It's not just administrative law; today's conservative Justices depart from Scalia in other areas as well. One of Justice Scalia's most famous majority opinions was Employment Division v. Smith, which held that the Free Exercise Clause does not relieve individuals of an obligation to comply with neutral, generally applicable laws that incidentally burden their religious conduct. Today's Court has not yet overruled Smith, but it has narrowed the instances in which Smith can apply. For example, Tandon v. Newsom stated that a government regulation is not generally applicable if it treats "any comparable secular activity more favorably than religious exercise." While Tandon technically does not abandon Smith, it does make it more difficult for the government to find safe harbor within Smith's rational basis review because any exception to a policy triggers strict scrutiny. Moreover, several of the conservative Justices in Fulton v. City of Philadelphia expressed interest in revisiting Smith altogether.
It's hard to know for certain, but there are other areas, too, where we might speculate that Scalia and today's conservative Justices might have parted ways. I suspect, for instance, that several conservatives today would refuse to join Justice Scalia's opinion in Gonzales v. Raich, which relied on the Necessary and Proper Clause to conclude that Congress can prohibit the cultivation and possession of marijuana that has never been bought or sold, or crossed state lines. Justice Thomas rejected Scalia's analysis then, and it seems likely that others today would, too. Likewise, Justices Thomas and Alito dissented from Scalia's opinion in Arizona v. Inter Tribal Council of Arizona, which emphasized Congress's sweeping authority to regulate federal elections under Article I's Election Clause. In all likelihood, additional conservatives on today's Court also would have broken from Scalia in that case.
I also tend to think that Justice Scalia would not have joined Justice Barrett's four-Justice Nance v. Ward dissent, which ignored the bright line between habeas and 42 U.S.C. sec. 1983 that Scalia himself had drawn in Heck v. Humphrey (and voted to reaffirm in cases like Nelson v. Campbell and Hill v. McDonough). Perhaps I am wrong; Scalia was certainly no friend to the capital inmate plaintiff and Nance presented a slight twist (was Section 1983 still the proper vehicle to bring a method-of-execution challenge if the alternative executive method proposed by the plaintiff would require the State to pass a new statute adopting such a method?). But Justice Scalia also brought to the law a rigid, logical order, and he viewed habeas and Section 1983 as serving different purposes in prison litigation. Habeas permits you to challenge the fact or duration of your sentence. Section 1983 allows you to challenge the way in which your sentence is carried out. Given that Eighth Amendment lethal injection challenges seek to invalidate a proposed method of execution but not the underlying death sentence, they fall squarely within Section 1983's ambit (as the Court reaffirmed in Nance). My guess is that Scalia, the unbending proceduralist, would have agreed and followed the Heck-Nelson-Hill line of cases. (Had he hesitated, he might have been comforted knowing that Mr. Nance was bound to lose his case anyway, given the district court's statute-of-limitations ruling.)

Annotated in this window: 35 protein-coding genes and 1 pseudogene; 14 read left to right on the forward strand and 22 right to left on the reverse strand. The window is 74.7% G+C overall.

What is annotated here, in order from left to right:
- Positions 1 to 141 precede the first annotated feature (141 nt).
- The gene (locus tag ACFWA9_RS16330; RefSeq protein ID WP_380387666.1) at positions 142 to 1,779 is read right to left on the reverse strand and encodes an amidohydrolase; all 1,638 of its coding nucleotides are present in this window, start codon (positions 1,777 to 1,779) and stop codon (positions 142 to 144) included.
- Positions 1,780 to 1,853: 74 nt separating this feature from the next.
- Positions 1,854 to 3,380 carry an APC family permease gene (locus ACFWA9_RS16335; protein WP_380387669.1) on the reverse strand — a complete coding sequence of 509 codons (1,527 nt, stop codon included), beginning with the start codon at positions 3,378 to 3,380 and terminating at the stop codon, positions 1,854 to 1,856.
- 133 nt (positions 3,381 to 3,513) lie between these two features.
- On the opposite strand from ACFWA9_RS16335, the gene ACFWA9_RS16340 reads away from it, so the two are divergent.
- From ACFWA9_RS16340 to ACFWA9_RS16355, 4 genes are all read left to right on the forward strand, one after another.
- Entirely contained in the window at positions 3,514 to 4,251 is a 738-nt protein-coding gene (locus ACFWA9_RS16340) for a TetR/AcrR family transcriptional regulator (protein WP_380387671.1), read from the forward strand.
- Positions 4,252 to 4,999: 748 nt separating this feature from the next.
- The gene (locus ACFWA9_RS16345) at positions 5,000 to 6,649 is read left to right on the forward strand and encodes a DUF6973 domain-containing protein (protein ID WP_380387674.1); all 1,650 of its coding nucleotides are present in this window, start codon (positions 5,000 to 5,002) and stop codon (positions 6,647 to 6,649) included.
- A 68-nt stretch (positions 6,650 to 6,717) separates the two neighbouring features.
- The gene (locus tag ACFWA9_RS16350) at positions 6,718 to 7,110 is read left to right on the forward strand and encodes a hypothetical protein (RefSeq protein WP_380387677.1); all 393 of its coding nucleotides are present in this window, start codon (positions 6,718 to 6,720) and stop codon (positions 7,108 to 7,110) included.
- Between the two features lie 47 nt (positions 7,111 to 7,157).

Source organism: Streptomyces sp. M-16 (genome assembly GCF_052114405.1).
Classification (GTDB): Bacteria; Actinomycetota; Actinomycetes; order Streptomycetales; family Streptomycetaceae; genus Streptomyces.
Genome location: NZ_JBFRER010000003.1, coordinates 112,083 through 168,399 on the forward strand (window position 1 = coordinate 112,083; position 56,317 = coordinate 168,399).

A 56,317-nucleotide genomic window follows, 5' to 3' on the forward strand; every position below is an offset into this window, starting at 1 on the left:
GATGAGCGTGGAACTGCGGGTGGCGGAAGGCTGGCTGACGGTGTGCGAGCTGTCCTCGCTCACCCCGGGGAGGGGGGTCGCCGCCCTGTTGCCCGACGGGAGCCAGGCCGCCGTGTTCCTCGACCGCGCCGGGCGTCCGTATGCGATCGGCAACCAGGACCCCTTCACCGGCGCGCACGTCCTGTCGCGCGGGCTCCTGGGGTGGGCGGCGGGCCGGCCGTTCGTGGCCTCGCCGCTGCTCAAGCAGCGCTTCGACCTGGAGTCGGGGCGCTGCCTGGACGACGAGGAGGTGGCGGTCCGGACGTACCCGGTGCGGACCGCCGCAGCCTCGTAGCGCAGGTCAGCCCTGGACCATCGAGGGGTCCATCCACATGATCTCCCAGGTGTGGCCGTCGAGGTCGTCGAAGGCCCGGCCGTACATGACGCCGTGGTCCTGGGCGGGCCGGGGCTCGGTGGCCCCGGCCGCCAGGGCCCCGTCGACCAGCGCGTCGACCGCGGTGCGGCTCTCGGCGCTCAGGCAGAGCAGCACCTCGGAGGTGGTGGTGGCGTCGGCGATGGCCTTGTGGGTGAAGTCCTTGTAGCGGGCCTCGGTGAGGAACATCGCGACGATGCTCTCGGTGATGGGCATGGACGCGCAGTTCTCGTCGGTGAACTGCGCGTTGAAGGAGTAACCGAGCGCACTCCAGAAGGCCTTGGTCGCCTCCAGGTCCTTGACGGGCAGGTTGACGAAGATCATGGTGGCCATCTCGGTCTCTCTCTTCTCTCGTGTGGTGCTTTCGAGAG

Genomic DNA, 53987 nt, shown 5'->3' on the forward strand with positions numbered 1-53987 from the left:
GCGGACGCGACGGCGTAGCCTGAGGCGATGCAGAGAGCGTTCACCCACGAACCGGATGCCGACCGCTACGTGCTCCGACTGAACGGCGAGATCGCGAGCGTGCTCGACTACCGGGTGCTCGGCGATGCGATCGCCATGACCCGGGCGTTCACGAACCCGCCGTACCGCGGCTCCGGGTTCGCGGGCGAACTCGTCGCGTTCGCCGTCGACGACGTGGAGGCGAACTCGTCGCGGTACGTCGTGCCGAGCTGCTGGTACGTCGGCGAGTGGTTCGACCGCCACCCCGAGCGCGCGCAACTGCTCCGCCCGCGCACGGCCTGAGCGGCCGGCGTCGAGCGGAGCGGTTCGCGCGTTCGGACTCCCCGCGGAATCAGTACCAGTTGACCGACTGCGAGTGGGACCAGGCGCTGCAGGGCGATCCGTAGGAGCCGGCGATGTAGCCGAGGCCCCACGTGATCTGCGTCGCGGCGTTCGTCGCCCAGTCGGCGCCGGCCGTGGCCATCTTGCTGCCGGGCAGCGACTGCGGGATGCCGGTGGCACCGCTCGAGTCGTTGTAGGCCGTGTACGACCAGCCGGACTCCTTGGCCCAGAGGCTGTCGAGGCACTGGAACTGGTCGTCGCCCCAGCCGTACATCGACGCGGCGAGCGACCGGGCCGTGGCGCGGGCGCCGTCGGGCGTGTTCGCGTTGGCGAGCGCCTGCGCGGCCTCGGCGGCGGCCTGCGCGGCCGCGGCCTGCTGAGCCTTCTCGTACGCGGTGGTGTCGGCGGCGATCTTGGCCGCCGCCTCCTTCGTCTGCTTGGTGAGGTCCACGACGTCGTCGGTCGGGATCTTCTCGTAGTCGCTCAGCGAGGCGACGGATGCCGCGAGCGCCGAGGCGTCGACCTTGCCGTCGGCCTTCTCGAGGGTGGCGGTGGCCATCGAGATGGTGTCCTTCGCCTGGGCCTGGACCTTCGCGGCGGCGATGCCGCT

Of course, Nance came out the same way I am guessing Scalia would have voted. However, whereas Nance was a 5-4 decision, Heck, Nelson, and Hill were all unanimous. I suspect Justice Scalia would not have approved of the four Nance dissenters' efforts to muddy previously clear procedural waters.
A few caveats bear mention. First, while today's conservative Justices' departures from Scalia's substantive and methodological preferences are significant, they also ought not be overstated. Justice Scalia surely would have enthusiastically joined many outcomes supported by the current Court, including Dobbs, Bruen, Bremerton School District, Students for Fair Admission v. Harvard, and others. The differences (whether actual or speculative) between Justice Scalia and the current conservatives, then, are interesting, but they are likely the exception, not the rule.